The Science Museum has shown off a full-size engineering model of BepiColombo, the European Space Agency’s first ever spacecraft to explore Mercury, and one of the most challenging planetary missions ever launched.

Standing over 6 metres tall, this Structural Thermal Model (STM) of the spacecraft has been used to test BepiColombo’s resilience to vibration at launch and extremes of temperature during its seven-year journey to Mercury.

This is a unique opportunity for the public to get a close-up look at an integral component of a space mission’s development programme. The model has been subjected to temperatures ranging from -190°C to 400°C, recreating the conditions the spacecraft will face when in shade and when in the illuminated face of Mercury.

As part of the display, you can also see the handstitched insulation blankets specifically designed to protect BepiColombo’s instruments and electronics from the intensity of the Sun’s heat, and peer inside the body of the spacecraft to see some of its internal components. The folded solar panel wing on display matches two of the three that will be on BepiColombo when it travels to Mercury, this pair extending to 30 metres when fully deployed. The panels will generate all of the mission’s electrical power.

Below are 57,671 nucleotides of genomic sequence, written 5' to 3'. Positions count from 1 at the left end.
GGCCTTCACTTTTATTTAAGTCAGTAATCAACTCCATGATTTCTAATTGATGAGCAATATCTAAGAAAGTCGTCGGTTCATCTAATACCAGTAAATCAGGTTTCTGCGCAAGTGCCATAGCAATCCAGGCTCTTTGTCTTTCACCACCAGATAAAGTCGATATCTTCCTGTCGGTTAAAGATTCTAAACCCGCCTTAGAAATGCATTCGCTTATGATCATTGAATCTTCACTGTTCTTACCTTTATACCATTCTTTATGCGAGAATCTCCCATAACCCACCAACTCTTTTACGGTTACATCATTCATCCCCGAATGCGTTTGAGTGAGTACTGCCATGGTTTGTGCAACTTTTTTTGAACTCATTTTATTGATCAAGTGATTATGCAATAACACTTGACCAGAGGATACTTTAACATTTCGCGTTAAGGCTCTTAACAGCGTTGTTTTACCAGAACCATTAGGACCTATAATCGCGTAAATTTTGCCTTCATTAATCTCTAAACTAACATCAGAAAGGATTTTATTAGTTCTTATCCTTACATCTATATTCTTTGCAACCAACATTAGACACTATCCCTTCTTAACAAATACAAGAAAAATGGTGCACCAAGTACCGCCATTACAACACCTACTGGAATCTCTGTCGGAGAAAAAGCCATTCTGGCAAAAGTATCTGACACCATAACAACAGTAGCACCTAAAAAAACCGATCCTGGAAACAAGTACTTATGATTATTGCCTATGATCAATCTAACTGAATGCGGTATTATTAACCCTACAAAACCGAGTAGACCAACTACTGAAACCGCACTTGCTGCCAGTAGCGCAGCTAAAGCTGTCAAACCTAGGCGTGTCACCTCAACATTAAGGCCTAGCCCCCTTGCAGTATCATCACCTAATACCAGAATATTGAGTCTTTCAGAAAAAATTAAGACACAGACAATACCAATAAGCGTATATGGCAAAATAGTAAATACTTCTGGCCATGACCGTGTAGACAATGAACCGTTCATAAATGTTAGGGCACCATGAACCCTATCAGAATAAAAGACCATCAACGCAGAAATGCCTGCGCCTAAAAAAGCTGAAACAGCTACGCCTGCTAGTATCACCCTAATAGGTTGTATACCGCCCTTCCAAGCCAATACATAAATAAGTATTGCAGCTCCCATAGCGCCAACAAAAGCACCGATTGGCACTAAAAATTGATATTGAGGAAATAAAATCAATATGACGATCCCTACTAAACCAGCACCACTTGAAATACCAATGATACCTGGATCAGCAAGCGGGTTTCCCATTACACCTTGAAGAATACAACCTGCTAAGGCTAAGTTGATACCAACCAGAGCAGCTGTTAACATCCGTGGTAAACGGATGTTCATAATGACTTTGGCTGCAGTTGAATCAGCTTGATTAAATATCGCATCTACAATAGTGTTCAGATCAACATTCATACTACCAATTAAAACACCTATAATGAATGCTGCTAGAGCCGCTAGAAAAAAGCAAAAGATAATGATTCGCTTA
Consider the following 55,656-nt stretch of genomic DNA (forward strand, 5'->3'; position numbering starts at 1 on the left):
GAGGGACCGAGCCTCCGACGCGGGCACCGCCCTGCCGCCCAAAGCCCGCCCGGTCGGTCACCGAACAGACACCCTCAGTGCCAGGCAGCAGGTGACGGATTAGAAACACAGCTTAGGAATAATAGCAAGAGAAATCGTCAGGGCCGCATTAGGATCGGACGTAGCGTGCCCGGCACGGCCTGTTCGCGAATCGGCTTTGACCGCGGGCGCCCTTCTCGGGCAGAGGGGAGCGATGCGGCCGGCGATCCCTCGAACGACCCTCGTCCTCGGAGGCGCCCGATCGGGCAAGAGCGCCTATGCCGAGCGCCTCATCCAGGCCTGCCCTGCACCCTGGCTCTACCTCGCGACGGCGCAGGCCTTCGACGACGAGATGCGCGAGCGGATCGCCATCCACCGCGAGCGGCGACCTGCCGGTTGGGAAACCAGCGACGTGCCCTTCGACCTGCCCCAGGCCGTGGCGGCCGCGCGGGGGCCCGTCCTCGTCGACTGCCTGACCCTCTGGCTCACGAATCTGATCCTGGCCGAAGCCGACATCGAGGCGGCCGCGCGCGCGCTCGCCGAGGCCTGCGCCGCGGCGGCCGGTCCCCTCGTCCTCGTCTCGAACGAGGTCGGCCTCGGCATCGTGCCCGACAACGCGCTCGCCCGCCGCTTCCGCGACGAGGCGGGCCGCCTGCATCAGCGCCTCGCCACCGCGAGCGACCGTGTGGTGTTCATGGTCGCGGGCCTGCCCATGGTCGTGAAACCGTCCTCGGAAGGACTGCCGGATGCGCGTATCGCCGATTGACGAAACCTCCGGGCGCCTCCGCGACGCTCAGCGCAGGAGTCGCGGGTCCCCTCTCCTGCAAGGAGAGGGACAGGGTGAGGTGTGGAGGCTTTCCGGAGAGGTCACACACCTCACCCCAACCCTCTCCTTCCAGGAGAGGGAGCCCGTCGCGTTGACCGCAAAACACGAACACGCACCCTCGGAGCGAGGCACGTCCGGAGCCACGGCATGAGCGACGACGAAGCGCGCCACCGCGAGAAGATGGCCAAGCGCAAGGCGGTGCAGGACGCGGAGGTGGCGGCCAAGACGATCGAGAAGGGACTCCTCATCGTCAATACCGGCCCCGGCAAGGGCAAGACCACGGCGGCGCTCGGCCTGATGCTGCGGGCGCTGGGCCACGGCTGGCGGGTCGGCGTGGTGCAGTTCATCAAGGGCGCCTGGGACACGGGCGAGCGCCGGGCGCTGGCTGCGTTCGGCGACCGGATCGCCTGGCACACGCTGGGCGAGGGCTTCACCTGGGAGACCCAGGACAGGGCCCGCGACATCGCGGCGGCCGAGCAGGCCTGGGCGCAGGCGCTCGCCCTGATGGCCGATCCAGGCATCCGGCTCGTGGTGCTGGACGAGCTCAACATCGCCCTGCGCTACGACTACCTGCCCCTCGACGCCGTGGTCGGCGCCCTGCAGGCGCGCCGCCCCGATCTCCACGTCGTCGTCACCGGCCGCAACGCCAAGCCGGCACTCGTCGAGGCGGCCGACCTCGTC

The BepiColombo STM has been loaned to the Science Museum by the European Space Agency (ESA) and was developed and built for ESA by Airbus, the mission’s prime industrial contractor, at its sites in Germany, the UK and across Europe. Airbus engineers prepared the model for display at the Science Museum where it can be seen before, during and after BepiColombo’s launch to Mercury in October 2018.


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